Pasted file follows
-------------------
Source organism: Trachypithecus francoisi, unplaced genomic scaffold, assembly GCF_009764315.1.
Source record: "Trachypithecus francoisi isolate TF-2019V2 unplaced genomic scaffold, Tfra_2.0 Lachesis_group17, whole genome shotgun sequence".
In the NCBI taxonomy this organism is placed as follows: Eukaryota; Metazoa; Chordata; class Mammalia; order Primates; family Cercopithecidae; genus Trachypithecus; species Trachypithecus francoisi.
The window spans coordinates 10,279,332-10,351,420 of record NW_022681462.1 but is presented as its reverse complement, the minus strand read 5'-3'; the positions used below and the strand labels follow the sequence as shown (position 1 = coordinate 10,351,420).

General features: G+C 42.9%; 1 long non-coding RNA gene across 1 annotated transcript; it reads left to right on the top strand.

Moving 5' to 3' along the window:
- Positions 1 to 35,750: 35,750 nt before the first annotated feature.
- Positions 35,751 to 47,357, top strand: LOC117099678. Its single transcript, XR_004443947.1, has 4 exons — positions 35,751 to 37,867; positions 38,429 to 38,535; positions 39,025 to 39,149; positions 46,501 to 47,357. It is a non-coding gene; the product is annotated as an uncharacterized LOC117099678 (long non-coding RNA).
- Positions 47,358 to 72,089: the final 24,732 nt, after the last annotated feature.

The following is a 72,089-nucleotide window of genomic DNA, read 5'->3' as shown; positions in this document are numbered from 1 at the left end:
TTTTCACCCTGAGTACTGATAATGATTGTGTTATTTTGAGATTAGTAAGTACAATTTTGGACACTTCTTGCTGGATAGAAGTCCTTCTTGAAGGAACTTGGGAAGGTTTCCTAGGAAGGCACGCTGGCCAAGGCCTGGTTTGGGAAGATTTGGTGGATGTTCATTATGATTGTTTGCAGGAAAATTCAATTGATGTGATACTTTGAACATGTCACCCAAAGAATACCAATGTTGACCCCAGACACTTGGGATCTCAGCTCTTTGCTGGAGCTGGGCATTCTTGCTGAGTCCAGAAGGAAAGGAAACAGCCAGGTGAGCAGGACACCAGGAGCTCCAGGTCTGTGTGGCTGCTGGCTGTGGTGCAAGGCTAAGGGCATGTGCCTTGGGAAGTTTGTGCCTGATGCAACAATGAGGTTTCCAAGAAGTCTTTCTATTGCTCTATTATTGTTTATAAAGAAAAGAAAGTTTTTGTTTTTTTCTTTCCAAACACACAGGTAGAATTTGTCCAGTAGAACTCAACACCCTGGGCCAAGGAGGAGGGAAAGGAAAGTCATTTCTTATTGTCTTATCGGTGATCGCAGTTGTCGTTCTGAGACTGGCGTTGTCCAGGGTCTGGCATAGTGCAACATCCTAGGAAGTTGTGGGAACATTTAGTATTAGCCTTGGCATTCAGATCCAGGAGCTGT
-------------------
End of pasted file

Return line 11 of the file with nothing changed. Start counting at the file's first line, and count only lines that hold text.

TTTTCACCCTGAGTACTGATAATGATTGTGTTATTTTGAGATTAGTAAGTACAATTTTGGACACTTCTTGCTGGATAGAAGTCCTTCTTGAAGGAACTTGGGAAGGTTTCCTAGGAAGGCACGCTGGCCAAGGCCTGGTTTGGGAAGATTTGGTGGATGTTCATTATGATTGTTTGCAGGAAAATTCAATTGATGTGATACTTTGAACATGTCACCCAAAGAATACCAATGTTGACCCCAGACACTTGGGATCTCAGCTCTTTGCTGGAGCTGGGCATTCTTGCTGAGTCCAGAAGGAAAGGAAACAGCCAGGTGAGCAGGACACCAGGAGCTCCAGGTCTGTGTGGCTGCTGGCTGTGGTGCAAGGCTAAGGGCATGTGCCTTGGGAAGTTTGTGCCTGATGCAACAATGAGGTTTCCAAGAAGTCTTTCTATTGCTCTATTATTGTTTATAAAGAAAAGAAAGTTTTTGTTTTTTTCTTTCCAAACACACAGGTAGAATTTGTCCAGTAGAACTCAACACCCTGGGCCAAGGAGGAGGGAAAGGAAAGTCATTTCTTATTGTCTTATCGGTGATCGCAGTTGTCGTTCTGAGACTGGCGTTGTCCAGGGTCTGGCATAGTGCAACATCCTAGGAAGTTGTGGGAACATTTAGTATTAGCCTTGGCATTCAGATCCAGGAGCTGT